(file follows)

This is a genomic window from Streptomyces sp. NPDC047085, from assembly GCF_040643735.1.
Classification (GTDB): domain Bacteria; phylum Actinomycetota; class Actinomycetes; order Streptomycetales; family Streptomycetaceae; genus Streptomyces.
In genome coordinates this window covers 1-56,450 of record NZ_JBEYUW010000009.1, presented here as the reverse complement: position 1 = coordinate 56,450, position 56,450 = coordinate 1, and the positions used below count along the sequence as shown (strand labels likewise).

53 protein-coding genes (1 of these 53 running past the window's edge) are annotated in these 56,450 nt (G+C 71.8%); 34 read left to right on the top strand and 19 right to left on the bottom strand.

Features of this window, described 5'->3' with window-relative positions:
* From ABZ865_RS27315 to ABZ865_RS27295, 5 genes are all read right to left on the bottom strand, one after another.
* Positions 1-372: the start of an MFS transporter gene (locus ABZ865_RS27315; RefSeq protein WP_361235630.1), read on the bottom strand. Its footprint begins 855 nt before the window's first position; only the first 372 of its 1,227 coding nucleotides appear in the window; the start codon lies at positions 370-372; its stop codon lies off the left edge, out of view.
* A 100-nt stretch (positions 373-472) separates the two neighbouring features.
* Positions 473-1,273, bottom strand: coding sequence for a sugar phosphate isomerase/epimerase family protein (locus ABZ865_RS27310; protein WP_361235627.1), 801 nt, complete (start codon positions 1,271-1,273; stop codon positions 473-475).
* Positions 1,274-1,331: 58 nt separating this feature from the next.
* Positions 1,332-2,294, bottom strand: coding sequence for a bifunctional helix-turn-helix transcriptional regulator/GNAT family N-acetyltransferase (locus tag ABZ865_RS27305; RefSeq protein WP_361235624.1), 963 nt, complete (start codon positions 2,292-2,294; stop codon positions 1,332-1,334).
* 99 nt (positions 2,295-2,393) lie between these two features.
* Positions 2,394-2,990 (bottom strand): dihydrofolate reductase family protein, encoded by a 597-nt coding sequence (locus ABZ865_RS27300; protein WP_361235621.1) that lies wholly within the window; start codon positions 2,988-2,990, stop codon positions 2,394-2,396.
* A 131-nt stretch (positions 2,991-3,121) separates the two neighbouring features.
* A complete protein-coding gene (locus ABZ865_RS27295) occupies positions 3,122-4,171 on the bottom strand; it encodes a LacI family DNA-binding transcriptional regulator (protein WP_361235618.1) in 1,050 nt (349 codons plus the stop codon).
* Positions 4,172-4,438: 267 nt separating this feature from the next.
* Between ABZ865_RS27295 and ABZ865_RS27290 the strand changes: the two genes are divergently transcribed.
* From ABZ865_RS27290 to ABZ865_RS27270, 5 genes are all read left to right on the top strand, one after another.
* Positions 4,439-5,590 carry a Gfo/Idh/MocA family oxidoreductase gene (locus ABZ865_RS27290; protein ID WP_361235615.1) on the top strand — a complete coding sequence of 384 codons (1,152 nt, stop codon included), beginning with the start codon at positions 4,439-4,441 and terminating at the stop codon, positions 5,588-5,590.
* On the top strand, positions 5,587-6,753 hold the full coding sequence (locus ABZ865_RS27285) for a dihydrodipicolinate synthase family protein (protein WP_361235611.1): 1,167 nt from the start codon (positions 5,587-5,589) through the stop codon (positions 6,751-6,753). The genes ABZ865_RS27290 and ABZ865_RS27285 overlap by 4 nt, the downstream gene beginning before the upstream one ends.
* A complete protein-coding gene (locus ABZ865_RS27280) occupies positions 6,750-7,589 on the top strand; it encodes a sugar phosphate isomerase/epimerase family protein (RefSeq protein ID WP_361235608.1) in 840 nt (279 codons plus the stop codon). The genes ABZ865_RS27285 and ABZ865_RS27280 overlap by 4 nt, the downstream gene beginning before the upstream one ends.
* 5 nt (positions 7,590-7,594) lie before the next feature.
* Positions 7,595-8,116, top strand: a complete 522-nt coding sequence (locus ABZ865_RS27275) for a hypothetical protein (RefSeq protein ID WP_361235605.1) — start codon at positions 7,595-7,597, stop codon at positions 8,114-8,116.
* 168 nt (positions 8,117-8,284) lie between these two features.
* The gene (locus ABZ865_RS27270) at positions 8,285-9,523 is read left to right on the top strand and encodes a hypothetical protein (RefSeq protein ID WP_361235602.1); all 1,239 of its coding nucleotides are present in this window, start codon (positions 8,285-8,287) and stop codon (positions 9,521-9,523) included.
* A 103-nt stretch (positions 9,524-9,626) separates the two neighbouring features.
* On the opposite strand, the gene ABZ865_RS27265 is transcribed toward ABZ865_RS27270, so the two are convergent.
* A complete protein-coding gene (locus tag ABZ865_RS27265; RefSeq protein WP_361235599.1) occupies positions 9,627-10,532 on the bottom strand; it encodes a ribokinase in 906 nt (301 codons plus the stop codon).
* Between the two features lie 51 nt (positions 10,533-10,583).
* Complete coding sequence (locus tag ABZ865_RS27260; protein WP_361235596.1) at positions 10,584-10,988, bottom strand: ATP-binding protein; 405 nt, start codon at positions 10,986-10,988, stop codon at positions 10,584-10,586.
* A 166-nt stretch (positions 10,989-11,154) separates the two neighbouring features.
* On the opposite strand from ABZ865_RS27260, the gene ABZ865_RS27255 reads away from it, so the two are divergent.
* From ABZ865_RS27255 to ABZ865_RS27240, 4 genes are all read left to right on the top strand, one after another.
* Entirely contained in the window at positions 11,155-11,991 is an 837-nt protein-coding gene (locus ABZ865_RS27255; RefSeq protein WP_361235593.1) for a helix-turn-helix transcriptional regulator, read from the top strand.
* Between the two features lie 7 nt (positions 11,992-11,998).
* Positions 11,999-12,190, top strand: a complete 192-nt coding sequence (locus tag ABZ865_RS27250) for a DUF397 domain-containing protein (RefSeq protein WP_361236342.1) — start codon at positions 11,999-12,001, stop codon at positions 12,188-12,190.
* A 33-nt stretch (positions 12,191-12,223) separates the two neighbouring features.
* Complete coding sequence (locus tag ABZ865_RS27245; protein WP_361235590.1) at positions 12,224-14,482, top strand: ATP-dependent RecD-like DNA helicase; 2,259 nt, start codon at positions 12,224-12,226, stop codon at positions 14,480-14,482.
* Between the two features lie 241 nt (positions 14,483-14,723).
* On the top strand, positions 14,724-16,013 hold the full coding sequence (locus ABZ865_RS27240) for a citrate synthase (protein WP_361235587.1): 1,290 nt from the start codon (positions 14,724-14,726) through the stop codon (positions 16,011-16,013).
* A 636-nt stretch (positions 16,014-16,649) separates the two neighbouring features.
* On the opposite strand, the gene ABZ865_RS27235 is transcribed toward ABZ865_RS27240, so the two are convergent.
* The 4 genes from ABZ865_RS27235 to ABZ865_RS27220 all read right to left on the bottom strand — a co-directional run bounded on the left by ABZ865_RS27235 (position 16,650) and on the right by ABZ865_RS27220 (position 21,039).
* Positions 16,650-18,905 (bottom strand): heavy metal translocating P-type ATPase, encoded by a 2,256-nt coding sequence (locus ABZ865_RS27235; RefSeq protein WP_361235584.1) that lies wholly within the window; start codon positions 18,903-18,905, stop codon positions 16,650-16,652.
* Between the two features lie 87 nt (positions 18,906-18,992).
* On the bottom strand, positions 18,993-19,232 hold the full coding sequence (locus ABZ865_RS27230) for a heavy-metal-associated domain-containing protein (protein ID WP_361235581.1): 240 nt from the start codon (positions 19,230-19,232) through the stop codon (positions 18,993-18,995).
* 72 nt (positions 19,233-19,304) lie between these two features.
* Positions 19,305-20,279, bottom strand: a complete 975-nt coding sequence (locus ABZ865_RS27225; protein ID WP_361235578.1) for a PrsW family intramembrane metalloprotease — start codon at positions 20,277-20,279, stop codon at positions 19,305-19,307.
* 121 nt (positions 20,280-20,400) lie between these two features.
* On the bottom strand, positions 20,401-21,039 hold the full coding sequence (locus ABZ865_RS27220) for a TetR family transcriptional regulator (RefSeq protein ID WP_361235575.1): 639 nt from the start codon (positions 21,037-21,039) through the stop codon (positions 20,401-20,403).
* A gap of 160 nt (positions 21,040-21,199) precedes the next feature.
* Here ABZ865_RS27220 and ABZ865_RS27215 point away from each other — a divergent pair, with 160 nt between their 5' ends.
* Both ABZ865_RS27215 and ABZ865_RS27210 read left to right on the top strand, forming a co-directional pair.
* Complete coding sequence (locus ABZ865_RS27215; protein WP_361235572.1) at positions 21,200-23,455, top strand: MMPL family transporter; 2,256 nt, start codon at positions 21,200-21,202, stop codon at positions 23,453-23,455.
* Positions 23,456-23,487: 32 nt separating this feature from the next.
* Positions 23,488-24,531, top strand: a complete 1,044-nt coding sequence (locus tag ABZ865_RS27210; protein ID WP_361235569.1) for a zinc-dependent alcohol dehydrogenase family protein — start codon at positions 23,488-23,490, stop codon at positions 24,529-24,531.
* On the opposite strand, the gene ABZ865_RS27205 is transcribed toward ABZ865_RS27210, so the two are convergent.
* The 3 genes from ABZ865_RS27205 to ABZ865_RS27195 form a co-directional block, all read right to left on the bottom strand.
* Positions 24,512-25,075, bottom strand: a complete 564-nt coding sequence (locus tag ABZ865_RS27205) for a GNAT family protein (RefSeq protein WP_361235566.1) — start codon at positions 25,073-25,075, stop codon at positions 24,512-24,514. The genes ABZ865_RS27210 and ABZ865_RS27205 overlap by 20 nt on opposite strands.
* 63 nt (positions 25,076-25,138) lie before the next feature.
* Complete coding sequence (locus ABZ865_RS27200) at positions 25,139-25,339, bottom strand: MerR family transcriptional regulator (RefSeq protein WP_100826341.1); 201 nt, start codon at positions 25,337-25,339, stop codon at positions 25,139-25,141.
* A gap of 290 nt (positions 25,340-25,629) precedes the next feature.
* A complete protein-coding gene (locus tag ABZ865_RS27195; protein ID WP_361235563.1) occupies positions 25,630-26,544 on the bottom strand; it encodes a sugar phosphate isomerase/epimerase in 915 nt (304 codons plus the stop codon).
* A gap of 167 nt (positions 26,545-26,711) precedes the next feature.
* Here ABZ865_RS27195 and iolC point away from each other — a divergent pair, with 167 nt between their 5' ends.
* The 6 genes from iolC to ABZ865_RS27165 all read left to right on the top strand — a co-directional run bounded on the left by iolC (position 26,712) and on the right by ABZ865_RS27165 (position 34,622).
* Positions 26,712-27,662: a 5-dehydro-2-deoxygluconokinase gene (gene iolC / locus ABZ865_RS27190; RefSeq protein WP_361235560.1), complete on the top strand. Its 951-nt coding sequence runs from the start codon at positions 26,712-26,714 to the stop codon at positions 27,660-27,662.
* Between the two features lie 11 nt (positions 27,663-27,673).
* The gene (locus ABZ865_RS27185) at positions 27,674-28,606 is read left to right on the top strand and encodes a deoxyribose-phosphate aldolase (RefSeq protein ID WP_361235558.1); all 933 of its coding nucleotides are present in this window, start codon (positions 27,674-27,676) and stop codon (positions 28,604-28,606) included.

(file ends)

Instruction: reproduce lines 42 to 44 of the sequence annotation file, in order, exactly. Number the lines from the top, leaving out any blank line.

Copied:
* On the opposite strand, the gene ABZ865_RS27235 is transcribed toward ABZ865_RS27240, so the two are convergent.
* The 4 genes from ABZ865_RS27235 to ABZ865_RS27220 all read right to left on the bottom strand — a co-directional run bounded on the left by ABZ865_RS27235 (position 16,650) and on the right by ABZ865_RS27220 (position 21,039).
* Positions 16,650-18,905 (bottom strand): heavy metal translocating P-type ATPase, encoded by a 2,256-nt coding sequence (locus ABZ865_RS27235; RefSeq protein WP_361235584.1) that lies wholly within the window; start codon positions 18,903-18,905, stop codon positions 16,650-16,652.